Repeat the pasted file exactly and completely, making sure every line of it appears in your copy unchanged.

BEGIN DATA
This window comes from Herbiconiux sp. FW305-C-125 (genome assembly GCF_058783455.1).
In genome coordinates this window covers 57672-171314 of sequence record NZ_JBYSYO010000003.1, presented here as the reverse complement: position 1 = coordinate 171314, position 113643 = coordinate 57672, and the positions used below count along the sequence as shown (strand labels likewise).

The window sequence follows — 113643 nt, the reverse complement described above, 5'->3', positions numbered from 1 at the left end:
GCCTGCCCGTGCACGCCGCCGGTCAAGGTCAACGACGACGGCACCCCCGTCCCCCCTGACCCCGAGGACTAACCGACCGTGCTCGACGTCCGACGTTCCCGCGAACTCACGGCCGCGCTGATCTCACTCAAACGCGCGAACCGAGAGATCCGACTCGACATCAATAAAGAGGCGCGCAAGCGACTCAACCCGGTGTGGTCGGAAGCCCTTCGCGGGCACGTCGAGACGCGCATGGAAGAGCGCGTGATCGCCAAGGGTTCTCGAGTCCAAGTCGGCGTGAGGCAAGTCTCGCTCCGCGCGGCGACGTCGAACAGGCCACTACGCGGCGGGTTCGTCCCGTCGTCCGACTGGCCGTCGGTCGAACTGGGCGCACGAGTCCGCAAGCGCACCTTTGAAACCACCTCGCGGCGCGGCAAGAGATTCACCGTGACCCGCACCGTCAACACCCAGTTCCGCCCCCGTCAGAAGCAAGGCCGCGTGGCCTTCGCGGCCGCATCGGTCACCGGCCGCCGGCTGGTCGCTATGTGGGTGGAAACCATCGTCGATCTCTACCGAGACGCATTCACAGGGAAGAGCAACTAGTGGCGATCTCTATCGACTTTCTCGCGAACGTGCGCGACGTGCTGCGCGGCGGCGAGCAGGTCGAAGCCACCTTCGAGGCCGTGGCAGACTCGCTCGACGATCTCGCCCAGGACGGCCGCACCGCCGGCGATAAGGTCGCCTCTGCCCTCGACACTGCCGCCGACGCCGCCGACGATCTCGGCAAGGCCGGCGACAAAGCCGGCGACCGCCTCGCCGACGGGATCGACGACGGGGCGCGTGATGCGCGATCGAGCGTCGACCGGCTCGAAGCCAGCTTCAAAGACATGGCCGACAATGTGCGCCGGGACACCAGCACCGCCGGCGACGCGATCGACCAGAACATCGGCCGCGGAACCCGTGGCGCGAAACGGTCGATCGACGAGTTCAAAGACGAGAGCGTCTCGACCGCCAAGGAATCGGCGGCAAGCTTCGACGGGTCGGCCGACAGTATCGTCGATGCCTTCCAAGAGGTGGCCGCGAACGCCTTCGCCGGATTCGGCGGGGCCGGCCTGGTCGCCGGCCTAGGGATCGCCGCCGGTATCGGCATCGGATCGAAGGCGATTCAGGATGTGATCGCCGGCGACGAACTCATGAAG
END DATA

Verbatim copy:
This window comes from Herbiconiux sp. FW305-C-125 (genome assembly GCF_058783455.1).
In genome coordinates this window covers 57672-171314 of sequence record NZ_JBYSYO010000003.1, presented here as the reverse complement: position 1 = coordinate 171314, position 113643 = coordinate 57672, and the positions used below count along the sequence as shown (strand labels likewise).

The window sequence follows — 113643 nt, the reverse complement described above, 5'->3', positions numbered from 1 at the left end:
GCCTGCCCGTGCACGCCGCCGGTCAAGGTCAACGACGACGGCACCCCCGTCCCCCCTGACCCCGAGGACTAACCGACCGTGCTCGACGTCCGACGTTCCCGCGAACTCACGGCCGCGCTGATCTCACTCAAACGCGCGAACCGAGAGATCCGACTCGACATCAATAAAGAGGCGCGCAAGCGACTCAACCCGGTGTGGTCGGAAGCCCTTCGCGGGCACGTCGAGACGCGCATGGAAGAGCGCGTGATCGCCAAGGGTTCTCGAGTCCAAGTCGGCGTGAGGCAAGTCTCGCTCCGCGCGGCGACGTCGAACAGGCCACTACGCGGCGGGTTCGTCCCGTCGTCCGACTGGCCGTCGGTCGAACTGGGCGCACGAGTCCGCAAGCGCACCTTTGAAACCACCTCGCGGCGCGGCAAGAGATTCACCGTGACCCGCACCGTCAACACCCAGTTCCGCCCCCGTCAGAAGCAAGGCCGCGTGGCCTTCGCGGCCGCATCGGTCACCGGCCGCCGGCTGGTCGCTATGTGGGTGGAAACCATCGTCGATCTCTACCGAGACGCATTCACAGGGAAGAGCAACTAGTGGCGATCTCTATCGACTTTCTCGCGAACGTGCGCGACGTGCTGCGCGGCGGCGAGCAGGTCGAAGCCACCTTCGAGGCCGTGGCAGACTCGCTCGACGATCTCGCCCAGGACGGCCGCACCGCCGGCGATAAGGTCGCCTCTGCCCTCGACACTGCCGCCGACGCCGCCGACGATCTCGGCAAGGCCGGCGACAAAGCCGGCGACCGCCTCGCCGACGGGATCGACGACGGGGCGCGTGATGCGCGATCGAGCGTCGACCGGCTCGAAGCCAGCTTCAAAGACATGGCCGACAATGTGCGCCGGGACACCAGCACCGCCGGCGACGCGATCGACCAGAACATCGGCCGCGGAACCCGTGGCGCGAAACGGTCGATCGACGAGTTCAAAGACGAGAGCGTCTCGACCGCCAAGGAATCGGCGGCAAGCTTCGACGGGTCGGCCGACAGTATCGTCGATGCCTTCCAAGAGGTGGCCGCGAACGCCTTCGCCGGATTCGGCGGGGCCGGCCTGGTCGCCGGCCTAGGGATCGCCGCCGGTATCGGCATCGGATCGAAGGCGATTCAGGATGTGATCGCCGGCGACGAACTCATGAAG